Browse Prior Art Database

Preserving Integrity of Input/Output Requests

IP.com Disclosure Number: IPCOM000084609D
Original Publication Date: 1975-Dec-01
Included in the Prior Art Database: 2005-Mar-02
Document File: 1 page(s) / 12K

Publishing Venue

IBM

Related People

Page, HL: AUTHOR

Abstract

An input/output (I/O) control technique is described which ensures that valid I/O requests are not made invalid by modification subsequent to validation. This is accomplished by locking each channel program during the internal it is being used to perform an I/O operation, so as to prohibit accessing and modification of the I/O channel program during such internal.

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Preserving Integrity of Input/Output Requests

An input/output (I/O) control technique is described which ensures that valid I/O requests are not made invalid by modification subsequent to validation. This is accomplished by locking each channel program during the internal it is being used to perform an I/O operation, so as to prohibit accessing and modification of the I/O channel program during such internal.

This technique assumes the requirement to execute I/O commands which fetch data from or store data to data areas, which are validly defined and to which the requester has suitable authority. The commands and data area definitions making up each channel program are assumed to be contained in a program entity called an I/O request block (IORB). It is further assumed that, due to other performance requirements, the system lacks the ability to ensure that an IORB will not be modified during its performance of an I/O operation. It is also assumed that the machine architecture provides the capability to lock the space containing the IORB, such that only the holder of the lock may modify the contents of the IORB.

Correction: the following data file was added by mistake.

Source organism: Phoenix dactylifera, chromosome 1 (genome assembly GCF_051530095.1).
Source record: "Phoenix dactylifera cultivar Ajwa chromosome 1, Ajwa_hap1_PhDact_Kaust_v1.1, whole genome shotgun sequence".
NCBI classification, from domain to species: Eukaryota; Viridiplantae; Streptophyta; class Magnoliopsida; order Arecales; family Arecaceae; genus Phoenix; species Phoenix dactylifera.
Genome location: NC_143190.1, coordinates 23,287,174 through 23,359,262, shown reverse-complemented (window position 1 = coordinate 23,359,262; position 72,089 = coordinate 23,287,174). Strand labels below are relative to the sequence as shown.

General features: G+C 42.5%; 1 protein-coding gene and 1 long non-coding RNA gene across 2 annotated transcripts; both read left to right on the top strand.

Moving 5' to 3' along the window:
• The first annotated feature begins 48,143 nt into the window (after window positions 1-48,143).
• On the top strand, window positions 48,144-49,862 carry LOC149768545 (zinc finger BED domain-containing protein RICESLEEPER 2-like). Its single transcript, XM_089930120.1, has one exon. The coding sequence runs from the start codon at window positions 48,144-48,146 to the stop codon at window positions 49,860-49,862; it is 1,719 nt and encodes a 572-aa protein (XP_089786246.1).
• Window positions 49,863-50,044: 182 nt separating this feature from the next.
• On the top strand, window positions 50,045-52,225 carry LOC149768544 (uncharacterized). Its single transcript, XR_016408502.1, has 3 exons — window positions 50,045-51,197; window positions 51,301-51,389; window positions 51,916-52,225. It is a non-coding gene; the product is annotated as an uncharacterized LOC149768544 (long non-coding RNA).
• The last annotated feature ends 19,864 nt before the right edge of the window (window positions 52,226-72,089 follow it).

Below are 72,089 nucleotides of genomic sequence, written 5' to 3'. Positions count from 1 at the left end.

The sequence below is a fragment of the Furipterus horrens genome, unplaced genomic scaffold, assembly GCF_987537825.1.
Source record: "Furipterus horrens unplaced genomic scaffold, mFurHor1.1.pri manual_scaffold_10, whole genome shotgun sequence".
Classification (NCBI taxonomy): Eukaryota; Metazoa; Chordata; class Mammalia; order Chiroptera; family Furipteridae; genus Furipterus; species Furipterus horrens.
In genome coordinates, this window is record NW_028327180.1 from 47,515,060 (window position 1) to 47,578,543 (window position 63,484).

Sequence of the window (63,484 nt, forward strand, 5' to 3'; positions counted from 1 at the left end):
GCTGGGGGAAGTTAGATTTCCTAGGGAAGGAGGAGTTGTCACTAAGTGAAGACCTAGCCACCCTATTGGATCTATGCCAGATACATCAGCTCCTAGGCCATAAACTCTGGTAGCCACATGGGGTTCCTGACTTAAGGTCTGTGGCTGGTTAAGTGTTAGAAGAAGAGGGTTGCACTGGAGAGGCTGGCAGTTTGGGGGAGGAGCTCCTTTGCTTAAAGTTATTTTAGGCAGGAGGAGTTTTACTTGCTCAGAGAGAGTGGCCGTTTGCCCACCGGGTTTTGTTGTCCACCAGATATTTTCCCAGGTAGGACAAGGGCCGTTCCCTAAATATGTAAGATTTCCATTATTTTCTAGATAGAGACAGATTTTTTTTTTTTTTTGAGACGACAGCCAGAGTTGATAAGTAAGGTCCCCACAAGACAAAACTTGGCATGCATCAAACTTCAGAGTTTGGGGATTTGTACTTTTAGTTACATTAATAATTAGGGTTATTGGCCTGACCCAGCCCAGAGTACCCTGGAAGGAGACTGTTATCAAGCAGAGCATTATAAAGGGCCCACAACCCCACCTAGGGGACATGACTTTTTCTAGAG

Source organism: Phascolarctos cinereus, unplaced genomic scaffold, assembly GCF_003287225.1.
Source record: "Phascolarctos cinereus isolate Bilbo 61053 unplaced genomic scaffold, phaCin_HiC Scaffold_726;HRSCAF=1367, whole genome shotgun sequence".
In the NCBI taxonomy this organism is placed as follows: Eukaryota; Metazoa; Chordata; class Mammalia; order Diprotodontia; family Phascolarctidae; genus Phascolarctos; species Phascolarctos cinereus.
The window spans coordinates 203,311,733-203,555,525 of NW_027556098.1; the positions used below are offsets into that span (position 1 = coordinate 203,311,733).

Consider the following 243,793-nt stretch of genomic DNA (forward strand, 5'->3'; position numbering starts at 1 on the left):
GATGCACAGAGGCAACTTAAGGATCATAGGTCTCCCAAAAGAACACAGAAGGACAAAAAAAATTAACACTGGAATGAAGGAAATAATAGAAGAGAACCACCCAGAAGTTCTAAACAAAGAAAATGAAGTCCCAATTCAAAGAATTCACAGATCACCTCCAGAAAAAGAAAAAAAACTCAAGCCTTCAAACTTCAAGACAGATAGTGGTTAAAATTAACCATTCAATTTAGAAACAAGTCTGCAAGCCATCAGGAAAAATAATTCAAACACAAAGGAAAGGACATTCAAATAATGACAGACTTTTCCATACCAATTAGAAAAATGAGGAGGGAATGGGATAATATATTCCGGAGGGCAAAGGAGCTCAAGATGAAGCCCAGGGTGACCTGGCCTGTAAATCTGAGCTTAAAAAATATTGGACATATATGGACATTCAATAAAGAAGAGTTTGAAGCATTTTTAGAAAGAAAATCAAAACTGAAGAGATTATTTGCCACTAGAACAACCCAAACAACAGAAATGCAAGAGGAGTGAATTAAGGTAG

With these assumptions in mind, the first step in the technique is for a user program to create a lockable storage space and acquire the lock associated with such space. The IORB is then created using the usual machine computational operators (e.g., MOVE). Subsequently, the IORB is utilized as the operand of a DO I/O (DOIO) instruction.

The machine checks...